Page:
No. of






Percent Average Total Wast-
age at 3 Weeks from Picking

I Ethylene as cc./hr.
0 40 80 120

26.0 27.6 33.7 36.0

S13.2 22.2 26.2 29.2

30.1 59.4 67.6 76.1
44.2 47.4 60.4 56.1

4.6 15.7 22.7 27.5

1.7 8.3 5.0 10.0

Too few experiments for statistical evaluation.
** Significant at the 1 percent level.
t Significant at the 5 percent level.
("Significant at the 5 percent level" means that the odds are at least 19:1 that these
differences are real. "Significant at the 1 percent level" means that the odds are at least
99:1 that these differences are real.)

Under degreening room conditions, i.e., with very low concen-
trations of ethylene in the atmosphere and a temperature of ap-
proximately 850 F., ethylene has very low solubility in water.
This becomes of some significance in understanding the behavior
of wet fruit in the degreening process.
Just how ethylene destroys the green coloring matter in the
rinds of citrus is still not known. Nor, for that matter, are the
many other roles played by ethylene in plant physiology under-
Water Vapor.-Water vapor is another essential constituent
of the degreening room atmosphere. The fruit is constantly
giving off water vapor. If this process is not checked, the fruit
rapidly shrivels and becomes unsaleable. The rate of loss of
water vapor from fruit varies inversely with the relative hu-
midity of the degreening room atmosphere. Hence the higher
the humidity, the less the shrivelling that will result. At 100
percent relative humidity shrivelling ceases, but condensation
starts, and wet fruit is associated with a number of degreening
room troubles. A film of water on the fruit tends to slow up


Degreening of Florida Citrus Fruits

degreening, an effect that appears more consistently with grape-
fruit than with oranges.
Table 2 shows results of a number of degreening experiments
using 3 different humidity levels. As has been noted before
(23), the rate of degreening of oranges did not appear to be con-
sistently affected by humidity levels. This is interesting in view
of a California report (1) that their oranges fail to degree
properly at very low humidities. A more significant result of
low humidity is the consequent softening of the fruit, as lack
of firmness is a grade lowering factor (92). Rate of degreening
of Duncan grapefruit was consistently and significantly slowed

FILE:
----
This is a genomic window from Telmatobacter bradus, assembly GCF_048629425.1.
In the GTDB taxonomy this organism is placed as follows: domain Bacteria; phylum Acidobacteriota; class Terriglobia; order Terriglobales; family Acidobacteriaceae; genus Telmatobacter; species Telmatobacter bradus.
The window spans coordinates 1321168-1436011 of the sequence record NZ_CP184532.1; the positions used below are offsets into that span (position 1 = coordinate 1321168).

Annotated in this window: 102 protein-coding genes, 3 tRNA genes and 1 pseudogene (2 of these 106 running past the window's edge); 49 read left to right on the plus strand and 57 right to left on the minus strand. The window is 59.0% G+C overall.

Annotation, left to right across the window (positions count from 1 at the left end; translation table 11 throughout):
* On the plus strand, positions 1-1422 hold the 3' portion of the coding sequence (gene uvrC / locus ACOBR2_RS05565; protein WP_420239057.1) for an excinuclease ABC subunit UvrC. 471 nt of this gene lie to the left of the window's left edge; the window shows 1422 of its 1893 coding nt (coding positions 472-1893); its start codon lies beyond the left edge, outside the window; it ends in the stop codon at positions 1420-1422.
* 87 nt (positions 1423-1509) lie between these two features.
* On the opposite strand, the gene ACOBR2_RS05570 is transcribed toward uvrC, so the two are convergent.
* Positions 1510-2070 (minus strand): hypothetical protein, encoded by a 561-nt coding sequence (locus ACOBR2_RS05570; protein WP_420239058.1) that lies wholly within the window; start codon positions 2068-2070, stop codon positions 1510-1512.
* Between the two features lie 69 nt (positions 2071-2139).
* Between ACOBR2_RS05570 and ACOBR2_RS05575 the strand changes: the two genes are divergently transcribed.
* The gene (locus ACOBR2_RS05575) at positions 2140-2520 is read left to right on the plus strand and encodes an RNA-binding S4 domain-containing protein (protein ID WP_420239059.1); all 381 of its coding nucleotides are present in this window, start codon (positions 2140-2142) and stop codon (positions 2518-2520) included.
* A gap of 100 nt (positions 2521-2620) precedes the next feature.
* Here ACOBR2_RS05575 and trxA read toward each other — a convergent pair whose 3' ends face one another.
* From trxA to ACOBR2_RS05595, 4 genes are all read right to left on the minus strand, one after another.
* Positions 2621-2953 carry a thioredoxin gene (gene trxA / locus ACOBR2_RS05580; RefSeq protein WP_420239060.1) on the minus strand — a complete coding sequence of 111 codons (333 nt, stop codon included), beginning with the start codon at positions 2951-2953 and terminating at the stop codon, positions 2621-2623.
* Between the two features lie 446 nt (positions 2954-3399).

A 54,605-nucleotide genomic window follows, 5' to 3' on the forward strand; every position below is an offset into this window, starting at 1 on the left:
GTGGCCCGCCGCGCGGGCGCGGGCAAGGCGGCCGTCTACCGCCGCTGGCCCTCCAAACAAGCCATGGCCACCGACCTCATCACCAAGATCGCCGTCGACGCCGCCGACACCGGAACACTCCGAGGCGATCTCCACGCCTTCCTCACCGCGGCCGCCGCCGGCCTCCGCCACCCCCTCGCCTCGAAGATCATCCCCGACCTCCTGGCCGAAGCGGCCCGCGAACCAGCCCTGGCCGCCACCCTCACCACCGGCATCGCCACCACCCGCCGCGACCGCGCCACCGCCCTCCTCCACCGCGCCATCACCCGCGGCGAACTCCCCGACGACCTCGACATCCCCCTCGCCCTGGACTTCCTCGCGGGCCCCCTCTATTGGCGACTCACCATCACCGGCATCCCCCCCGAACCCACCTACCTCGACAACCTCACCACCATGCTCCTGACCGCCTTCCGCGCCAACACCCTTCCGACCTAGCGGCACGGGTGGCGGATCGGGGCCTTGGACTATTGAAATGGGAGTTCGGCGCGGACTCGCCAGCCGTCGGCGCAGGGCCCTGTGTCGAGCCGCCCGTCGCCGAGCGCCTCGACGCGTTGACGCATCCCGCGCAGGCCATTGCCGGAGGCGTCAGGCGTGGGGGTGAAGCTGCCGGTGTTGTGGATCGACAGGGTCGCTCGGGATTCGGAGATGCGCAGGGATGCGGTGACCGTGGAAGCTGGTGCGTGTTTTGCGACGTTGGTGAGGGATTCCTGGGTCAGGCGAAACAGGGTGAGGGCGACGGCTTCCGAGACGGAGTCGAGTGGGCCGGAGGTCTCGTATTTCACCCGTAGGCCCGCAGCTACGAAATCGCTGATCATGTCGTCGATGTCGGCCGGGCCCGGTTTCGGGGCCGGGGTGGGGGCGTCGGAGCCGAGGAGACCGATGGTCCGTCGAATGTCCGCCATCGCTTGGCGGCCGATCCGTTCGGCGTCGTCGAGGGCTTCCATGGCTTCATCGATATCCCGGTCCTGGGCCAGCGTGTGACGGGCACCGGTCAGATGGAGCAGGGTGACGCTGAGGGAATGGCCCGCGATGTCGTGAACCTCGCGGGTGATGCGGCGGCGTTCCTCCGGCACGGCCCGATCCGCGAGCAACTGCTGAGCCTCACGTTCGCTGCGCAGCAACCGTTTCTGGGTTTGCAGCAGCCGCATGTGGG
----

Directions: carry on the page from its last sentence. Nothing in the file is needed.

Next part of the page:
by excessive humidity. That wet fruit can be hard to degree
is a common observation in Florida and elsewhere (79).


Time to Degreen (Control = 100)
Fruit Picking Date RRelative Humidity
Low Normal High
(65-75% i (80-90% i (90-100%
R.H.) R.H.) R.H.)
Hamlin Sept. 26, 1952 97 100 100
Oct. 1, 1952 100 100 105
Oct. 6, 1952 104 100 103
Sept. 28, 1953 94 100 114
Oct. 14, 1953 110 100 110
Oct. 19, 1953 113 100 93

I Averages 103 100 106

Differences not significant

Duncan Sept. 28, 1953 98 100 124
Oct. 14, 1953 100 100 112
Oct. 19, 1953 96 100 128

Averages 98 100 121.3
L.S.D. (5% level)** 12.3
Time is expressed as relative to the time taken to degree a control sample at normal
** "L.S.D." means "least significant difference" and refers to the difference necessary
before the odds are 19:1 (5 percent level) or 99:1 (1 percent level) that such differences
between treatments are real.

Florida Agricultural Experiment Stations

Another trouble that is aggravated by moisture condensation
is loss due to fungi (rots). Fungal losses, particularly stem-
end rot, can be greatly increased by humidities high enough to
cause occasional condensation. This is illustrated in Table 3,
which shows the effect upon subsequent decay of various levels
of relative humidity during the degreening period. It is ap-
parent from the results shown here that excessive humidity has
a much more consistent effect upon subsequent rots than it does
on rate of degreening. Attention is drawn to the complex rela-
tionships between humidity, peel injury and decay as discussed
in the section on "Injuries associated with degreening".


Percent Total Losses at 3 Weeks
Picking from Picking
Fruit (1953) D Relative Humidity
Low Medium High
(65-75% (80-90% (90-100%
R. H.) R. H.) R. H.)

Hamlin Sept. 28 22.0 48.7 42.0
Oct. 14 18.7 18.0 34.7
Oct. 19 50.0 48.7 44.0

Averages 30.2* 38.5* 40.2*

Duncan Sept. 28 5.3 10.7 30.7
Oct. 14 17.3 30.7 48.0
Oct. 19 20.0 22.7 34.7

Averages 14.2 21.4 37.8

L.S.D.** (5% level) 7.63
(1% level) 11.96

Differences not significant.
** See explanatory note, Table 2.

Another harmful effect of such condensation is sometimes
encountered. A peculiar ring-like injury sometimes occurs at
the points of contact between wet fruit (Figure 22). This is
popularly attributed to ethylene dissolved in the surface water,
but it is almost certainly attributable to dirt, spray residues,

Degreening of Florida Citrus Fruits

etc., dissolved in the water that gathers at these points. As
the water evaporates, the solution ultimately can become strong
enough to cause tissue injury. This action is essentially the
same as "fertilizer burn" on plants.
From the foregoing it will be seen that humidity levels high
enough to cause condensation during degreening are associated
with slow degreening, increased decay and other troubles. On
the other hand, low humidities, while checking decay, cause ex-